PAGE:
|Bright chickweed springs up in early spring and winter.|
Here in East Tennessee, and in the urban heat sink of Knoxville, it's not yet bitter cold winter, but all the leaves have fallen. The absence of canopy shade combined with our the semi-mild temperatures of this area has allowed for a winter flush of low-lying annuals, like chickweed and dead nettle, to spring up. Or to be revealed. At left is a photo of some chickweed, a staple of edible foraging, at Ijams Nature Center in South Knoxville. You can recognize it by it's bright green color and pointed heart-shaped leaves. Chickweed will also produce small white flowers although I anticipate these might not make it that far. The toothed leaf in the top half of the picture also grows in abundance at Ijams, but I don't know it. Anyone familiar with this plant?
Here's another pleasant surprise with the absence of deciduous foliage: the punky pink and purple arch of wild raspberry canes. They are more strikingly colored than this photo represents. Keep an eye for them at the edges of fields and forests and make plans to return to them in the mid to late summer.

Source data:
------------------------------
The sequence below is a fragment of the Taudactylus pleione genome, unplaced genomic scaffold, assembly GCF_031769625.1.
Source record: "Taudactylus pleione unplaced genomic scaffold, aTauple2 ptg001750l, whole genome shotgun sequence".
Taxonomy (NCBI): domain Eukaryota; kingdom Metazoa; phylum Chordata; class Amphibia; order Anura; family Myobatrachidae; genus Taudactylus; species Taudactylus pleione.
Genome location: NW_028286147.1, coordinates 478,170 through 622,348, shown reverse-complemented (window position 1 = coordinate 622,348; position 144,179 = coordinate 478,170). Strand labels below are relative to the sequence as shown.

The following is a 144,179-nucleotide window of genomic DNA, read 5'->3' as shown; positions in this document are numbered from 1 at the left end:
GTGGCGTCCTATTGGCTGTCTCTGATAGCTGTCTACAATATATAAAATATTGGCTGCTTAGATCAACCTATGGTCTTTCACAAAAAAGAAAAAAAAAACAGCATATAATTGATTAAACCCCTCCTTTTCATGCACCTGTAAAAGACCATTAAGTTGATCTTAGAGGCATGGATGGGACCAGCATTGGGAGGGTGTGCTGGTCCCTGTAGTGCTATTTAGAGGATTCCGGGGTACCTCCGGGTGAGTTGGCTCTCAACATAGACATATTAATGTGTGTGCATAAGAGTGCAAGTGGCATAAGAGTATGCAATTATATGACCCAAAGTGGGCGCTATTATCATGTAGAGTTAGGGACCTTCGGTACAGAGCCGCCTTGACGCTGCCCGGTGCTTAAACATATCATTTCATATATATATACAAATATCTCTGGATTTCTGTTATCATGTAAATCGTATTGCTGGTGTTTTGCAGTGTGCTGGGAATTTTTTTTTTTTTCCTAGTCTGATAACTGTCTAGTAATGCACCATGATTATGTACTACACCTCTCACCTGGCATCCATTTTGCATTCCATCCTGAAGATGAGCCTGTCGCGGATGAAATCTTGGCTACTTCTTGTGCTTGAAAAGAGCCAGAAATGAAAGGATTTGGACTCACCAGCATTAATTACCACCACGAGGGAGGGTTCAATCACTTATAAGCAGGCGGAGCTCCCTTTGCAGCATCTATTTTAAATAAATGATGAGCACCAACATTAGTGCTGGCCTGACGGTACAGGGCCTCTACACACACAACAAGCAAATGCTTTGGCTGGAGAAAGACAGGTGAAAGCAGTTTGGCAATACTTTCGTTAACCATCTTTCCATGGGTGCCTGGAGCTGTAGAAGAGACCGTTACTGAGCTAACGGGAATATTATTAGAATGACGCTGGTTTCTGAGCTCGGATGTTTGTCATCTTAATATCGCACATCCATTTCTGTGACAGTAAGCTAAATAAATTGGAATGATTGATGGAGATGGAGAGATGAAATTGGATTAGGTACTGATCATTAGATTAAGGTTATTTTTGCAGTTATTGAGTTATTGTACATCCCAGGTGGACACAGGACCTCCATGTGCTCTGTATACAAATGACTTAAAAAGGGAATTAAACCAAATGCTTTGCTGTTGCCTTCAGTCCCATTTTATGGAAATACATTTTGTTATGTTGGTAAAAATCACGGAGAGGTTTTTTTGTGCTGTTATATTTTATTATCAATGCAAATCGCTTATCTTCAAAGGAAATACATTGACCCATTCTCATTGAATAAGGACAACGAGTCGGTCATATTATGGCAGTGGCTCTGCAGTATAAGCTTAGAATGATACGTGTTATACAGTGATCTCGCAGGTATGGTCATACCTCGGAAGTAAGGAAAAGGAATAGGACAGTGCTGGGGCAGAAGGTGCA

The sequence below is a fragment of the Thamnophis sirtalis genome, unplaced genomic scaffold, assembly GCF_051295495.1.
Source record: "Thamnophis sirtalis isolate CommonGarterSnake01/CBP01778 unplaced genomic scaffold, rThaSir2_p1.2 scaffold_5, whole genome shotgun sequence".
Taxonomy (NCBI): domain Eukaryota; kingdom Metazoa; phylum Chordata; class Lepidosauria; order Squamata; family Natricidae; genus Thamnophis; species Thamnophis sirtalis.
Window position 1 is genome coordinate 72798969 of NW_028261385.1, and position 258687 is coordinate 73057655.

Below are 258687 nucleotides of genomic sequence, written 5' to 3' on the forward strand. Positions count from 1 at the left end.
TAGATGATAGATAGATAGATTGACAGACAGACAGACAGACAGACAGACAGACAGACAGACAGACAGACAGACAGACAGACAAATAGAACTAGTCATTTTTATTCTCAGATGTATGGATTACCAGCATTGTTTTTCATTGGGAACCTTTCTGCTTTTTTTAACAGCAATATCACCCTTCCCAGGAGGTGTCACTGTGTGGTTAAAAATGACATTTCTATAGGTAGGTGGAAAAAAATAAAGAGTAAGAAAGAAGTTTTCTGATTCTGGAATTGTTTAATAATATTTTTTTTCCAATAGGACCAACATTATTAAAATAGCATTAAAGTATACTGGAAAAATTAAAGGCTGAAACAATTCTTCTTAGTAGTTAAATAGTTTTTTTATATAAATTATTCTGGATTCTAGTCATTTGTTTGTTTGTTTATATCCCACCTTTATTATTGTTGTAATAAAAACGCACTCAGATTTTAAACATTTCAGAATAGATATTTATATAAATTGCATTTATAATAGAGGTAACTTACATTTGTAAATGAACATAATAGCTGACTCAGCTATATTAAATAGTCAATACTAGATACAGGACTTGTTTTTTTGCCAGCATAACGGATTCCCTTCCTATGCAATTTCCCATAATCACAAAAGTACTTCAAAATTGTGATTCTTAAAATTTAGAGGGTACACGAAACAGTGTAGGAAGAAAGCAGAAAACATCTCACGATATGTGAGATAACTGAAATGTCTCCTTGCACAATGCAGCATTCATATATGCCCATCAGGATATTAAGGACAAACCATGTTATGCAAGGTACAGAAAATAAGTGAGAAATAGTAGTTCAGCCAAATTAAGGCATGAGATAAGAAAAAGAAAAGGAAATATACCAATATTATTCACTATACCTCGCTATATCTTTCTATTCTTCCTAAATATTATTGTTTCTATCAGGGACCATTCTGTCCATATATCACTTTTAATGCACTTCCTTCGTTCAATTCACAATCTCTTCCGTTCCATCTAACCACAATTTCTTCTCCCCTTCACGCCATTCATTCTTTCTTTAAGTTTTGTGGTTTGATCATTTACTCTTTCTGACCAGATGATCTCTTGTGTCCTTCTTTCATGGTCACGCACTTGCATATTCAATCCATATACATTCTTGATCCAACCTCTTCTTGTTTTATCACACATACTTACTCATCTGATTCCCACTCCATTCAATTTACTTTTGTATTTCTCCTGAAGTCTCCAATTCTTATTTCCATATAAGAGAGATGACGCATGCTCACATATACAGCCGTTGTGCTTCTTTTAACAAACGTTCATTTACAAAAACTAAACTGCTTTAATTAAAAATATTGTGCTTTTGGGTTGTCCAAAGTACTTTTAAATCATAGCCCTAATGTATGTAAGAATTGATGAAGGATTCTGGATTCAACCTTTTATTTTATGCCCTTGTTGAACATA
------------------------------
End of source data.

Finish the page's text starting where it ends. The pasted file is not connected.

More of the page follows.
If you haven't already, commit to using this season to earning your Observation badge. Wherever you are-- bundle up, take a pen and paper or notebook and walk somewhere you've never been before. Go slowly and take notes. Draw pictures (or take photos to draw pictures from in the warmth of your home) and reflect on your observations. Send in your notes, drawings, or other observations to passage (at) urbanlandscouts (dot) com and earn your first (of many) Urban Land Scout badges.